Manchester City caretaker manager Brian Kidd has praised his players for maintaining their focus after the club secured second place in the Premier League with a 2-0 defeat of Reading.
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City have experienced a turbulent couple of days after championship winning coach Roberto Mancini was sacked following the team's 1-0 FA Cup failure against Wigan.
But the players responded to the turmoil on the field, with goals to Sergio Aguero and Edin Dzeko claiming victory over already relegated Reading.
And Kidd was quick to honour his team's resolve to not let the recent troubles affect their performance and avoid the 'travesty' of slipping down the table.
"What has gone on in the last 24 hours was a shock to the staff, and before the game I would have just taken the result, to get the three points and take second place," Kidd said.
"It's all credit to the players - they are the ones who have had to put up with stuff off the pitch.
"I am pleased for them because it would have been a travesty if we hadn't finished second.
"To be honest, the three points was the most important thing.
"When you get to this stage of the season it's not about performances, but getting results and it was on my mind that we needed to seal that second spot in the league.
"That's the least we could do, and the staff, the fans and the players did it for the club."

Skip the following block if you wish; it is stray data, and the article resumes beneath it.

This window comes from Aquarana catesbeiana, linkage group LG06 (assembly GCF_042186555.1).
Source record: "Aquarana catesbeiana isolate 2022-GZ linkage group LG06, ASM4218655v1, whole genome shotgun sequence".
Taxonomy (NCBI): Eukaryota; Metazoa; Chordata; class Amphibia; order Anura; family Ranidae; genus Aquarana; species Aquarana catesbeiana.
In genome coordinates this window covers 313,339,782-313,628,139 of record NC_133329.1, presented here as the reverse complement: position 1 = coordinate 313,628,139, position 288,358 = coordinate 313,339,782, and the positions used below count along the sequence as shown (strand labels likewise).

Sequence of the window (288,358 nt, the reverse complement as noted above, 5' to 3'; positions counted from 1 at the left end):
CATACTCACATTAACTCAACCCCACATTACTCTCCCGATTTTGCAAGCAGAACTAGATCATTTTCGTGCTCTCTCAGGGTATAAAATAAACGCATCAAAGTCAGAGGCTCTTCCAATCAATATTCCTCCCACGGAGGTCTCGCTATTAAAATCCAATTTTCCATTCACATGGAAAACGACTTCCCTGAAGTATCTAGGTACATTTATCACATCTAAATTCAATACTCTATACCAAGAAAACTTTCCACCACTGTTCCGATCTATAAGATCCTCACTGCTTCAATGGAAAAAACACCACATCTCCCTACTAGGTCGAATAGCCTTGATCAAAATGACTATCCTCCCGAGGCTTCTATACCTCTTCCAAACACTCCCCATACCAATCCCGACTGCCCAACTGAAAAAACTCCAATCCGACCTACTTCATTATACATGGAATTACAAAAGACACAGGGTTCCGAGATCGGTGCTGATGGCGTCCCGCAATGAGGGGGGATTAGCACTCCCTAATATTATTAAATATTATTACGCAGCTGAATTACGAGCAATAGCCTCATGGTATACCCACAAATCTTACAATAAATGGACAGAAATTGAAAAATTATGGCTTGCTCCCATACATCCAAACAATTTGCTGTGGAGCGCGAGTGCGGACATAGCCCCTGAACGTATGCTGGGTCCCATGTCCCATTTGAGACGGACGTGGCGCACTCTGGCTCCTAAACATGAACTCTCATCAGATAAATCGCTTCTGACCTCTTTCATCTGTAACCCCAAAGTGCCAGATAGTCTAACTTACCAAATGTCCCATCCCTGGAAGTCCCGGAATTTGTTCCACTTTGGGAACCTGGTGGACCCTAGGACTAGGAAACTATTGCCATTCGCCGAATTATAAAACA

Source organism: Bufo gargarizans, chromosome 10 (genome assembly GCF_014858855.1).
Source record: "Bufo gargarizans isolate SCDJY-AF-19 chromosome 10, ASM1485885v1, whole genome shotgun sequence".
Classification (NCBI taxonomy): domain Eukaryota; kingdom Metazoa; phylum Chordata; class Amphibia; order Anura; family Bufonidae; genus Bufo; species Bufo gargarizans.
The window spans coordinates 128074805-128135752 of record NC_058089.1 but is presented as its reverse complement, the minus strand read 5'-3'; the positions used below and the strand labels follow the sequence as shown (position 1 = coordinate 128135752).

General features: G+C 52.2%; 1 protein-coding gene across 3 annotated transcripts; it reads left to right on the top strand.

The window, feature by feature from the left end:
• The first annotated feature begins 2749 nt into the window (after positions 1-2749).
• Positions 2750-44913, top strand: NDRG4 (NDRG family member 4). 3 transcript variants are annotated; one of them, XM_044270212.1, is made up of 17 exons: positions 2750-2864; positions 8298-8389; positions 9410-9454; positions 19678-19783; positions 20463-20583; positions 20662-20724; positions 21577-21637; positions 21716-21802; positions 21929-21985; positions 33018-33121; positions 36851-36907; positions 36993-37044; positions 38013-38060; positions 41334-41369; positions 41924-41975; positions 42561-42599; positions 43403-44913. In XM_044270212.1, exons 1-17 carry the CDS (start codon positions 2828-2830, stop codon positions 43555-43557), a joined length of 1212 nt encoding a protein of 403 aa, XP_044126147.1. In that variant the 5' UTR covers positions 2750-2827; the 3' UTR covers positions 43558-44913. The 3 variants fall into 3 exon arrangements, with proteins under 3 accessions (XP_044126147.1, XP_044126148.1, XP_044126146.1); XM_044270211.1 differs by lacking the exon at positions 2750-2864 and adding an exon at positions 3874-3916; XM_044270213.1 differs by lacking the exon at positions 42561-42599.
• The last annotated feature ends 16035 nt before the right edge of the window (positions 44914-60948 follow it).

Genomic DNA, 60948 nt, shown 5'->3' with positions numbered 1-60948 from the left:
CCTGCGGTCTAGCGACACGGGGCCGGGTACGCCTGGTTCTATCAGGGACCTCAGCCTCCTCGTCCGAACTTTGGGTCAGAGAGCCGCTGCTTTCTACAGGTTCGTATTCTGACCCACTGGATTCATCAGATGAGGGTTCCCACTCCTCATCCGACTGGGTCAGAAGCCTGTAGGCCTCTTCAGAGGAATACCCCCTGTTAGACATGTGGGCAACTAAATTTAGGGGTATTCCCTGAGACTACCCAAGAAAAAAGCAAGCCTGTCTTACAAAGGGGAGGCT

Despite the victory and the claiming of the runners-up spot, the final whistle was met with roars of 'Mancini' from the away fans, a reminder of the supporter's disapproval of the club's decision to fire the Italian.
But Kidd again was only full of admiration for the way his players reacted to their disenchanted fans.
"I was asked to take charge for two games, and, being a Manchester lad, I couldn't say no," Kidd said. "I wouldn't have been able to walk down Market Street if I had.
"You'd have to ask the players how they feel. We appreciate the fans, and they were disappointed, and we were disappointed, on Saturday.
"What you've seen is a combination of a couple of things, but I think it was a relief because it has been a tough 48 hours.
"I was pleased with the way the players acknowledged the fans, but those players really appreciated it.
"There were 1,300 of them at Reading, disappointed after Wembley, but they turned out and you could hear them.
"The players and the backroom staff have been terrific."
Despite the loss, Reading manager Nigel Adkins cast a sympathetic eye towards City and Mancini after being the victim of a mid-season managerial change at Southampton.
But Adkins was confident that City are in the best position to secure a bright future, expecting the club to leave no stone unturned in their hunt for a new manager.
"You don't know what goes on at football clubs and it is more prevalent that managers don't get that long now because of the demands and nature of it," Adkins said.
"You can't be fearful and have to believe in the philosophies that you have got.
"I don't know the ins and outs and just concentrate on Reading. You look from afar and don't know what is going on behind the scenes.
"I'm sure there are other managers out there who have won things and still lost their jobs.
"We have to understand that it is football and there are going to be demands. There is high finance involved now. Owners have every right to do what they believe is right for their football club.
"He (Kidd) is a great football man and a great man for Man City and if there are going to be changes there are good people that can pick the reins up."